There have been attempts here and there in recent decades to argue that doctrines of standing are out of date, but I actually think that they are just specific forms of a more general set of principles concerning reasonable complaint and protest. That is to say, I think legal standing, and the above three elements especially, can be justified as preventing courts from wasting time on complaints that by their nature are unreasonable; precise details might need, and perhaps often do need, adjustment for this or that specifically legal reason, but the general structure is quite necessary. (There are other reasons for a doctrine of standing, including its value in limiting government overreach, but they are less relevant for my purposes here.)

Thus, I think one can generalize the notion of locus standi to cover all complaining of any kind; complaint without locus standi is unreasonable complaint. And, as with the above basic notion of legal standing, three principles seem to stand out as quite necessary for rational behavior. They can be formulated in a positive or a negative way.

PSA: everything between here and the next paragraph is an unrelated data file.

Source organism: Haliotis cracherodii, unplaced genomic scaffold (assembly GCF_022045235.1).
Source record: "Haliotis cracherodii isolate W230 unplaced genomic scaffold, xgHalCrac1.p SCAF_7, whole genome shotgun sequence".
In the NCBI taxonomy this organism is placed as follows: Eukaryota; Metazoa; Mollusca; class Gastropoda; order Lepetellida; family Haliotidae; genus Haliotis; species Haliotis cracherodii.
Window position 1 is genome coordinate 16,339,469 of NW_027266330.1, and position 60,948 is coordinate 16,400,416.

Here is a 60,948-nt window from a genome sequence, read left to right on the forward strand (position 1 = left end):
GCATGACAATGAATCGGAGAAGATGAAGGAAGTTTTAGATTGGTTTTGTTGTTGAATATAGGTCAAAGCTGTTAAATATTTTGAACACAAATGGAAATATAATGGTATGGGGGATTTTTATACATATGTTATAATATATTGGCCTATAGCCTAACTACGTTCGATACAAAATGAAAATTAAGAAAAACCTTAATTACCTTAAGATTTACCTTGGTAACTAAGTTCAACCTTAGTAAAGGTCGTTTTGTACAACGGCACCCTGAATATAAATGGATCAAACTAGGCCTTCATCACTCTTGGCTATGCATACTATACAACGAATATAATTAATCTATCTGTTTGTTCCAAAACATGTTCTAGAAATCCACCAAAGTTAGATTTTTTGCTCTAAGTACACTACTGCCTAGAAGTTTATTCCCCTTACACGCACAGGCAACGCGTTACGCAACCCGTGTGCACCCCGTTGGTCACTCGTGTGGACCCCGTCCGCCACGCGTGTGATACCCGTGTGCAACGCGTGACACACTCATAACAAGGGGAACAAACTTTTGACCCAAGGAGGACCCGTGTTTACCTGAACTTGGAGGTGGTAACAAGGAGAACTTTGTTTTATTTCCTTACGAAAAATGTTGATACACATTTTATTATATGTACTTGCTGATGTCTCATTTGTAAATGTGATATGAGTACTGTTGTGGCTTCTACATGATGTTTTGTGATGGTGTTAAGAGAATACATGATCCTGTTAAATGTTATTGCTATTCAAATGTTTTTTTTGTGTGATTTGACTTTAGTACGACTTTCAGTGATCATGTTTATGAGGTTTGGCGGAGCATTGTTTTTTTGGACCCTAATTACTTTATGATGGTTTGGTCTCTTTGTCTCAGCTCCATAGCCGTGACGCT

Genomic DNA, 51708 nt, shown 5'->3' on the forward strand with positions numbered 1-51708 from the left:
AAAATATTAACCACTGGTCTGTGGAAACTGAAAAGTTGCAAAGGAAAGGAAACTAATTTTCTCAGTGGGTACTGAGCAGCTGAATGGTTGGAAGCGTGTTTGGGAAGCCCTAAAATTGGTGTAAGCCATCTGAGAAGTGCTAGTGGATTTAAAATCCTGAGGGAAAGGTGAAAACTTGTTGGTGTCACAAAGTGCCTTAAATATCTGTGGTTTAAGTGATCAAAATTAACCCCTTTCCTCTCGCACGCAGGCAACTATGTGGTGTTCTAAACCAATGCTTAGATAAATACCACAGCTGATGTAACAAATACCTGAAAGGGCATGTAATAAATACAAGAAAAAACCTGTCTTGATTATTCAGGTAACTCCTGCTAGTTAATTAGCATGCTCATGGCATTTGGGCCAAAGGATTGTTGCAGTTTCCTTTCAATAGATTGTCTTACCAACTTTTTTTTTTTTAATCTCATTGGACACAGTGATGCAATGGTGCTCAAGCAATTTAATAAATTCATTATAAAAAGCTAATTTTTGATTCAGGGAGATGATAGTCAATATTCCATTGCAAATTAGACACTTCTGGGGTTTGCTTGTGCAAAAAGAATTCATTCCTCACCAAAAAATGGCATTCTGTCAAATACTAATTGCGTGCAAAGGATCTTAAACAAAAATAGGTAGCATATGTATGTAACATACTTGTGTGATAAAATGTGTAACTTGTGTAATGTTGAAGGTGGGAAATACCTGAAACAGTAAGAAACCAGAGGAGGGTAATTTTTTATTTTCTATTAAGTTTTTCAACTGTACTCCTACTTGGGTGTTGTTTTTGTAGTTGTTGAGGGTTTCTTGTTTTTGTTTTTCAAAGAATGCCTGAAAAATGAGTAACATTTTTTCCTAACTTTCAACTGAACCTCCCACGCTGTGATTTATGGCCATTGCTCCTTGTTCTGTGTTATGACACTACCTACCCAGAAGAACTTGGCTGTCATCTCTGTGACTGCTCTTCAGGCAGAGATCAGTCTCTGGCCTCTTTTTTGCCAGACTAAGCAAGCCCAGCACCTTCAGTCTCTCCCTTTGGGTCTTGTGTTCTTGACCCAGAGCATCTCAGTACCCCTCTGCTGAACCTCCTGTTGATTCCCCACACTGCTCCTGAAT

(1) Reasonable complaint is about what is genuinely harmful. / Complaints about things that do not actually harm are unreasonable.
(2) Reasonable complaint depends on the fact that a harm is genuinely an effect of that about which one is complaining. / Complaints about things that do not actually cause the harm are unreasonable.
(3) Reasonable complaint is connected to solution of problems. / Complaints about things that cannot be remedied, or that are divorced from any remedy, are unreasonable.

There might be some pushback on the third, but it is in fact true that people often criticize complaints about the inevitable or the incorrigible, and it is difficult to give any account of the practical rationality of complaining about what one cannot change. As to complaints in cases where the problem could be solved but in which the complaint has nothing to do with actually solving the problem, people often criticize this, too, and allowing it creates a number of problems in practice (e.g., people interfering with actual solutions by their incessant complaining, or exasperating people who are actually looking for real solutions).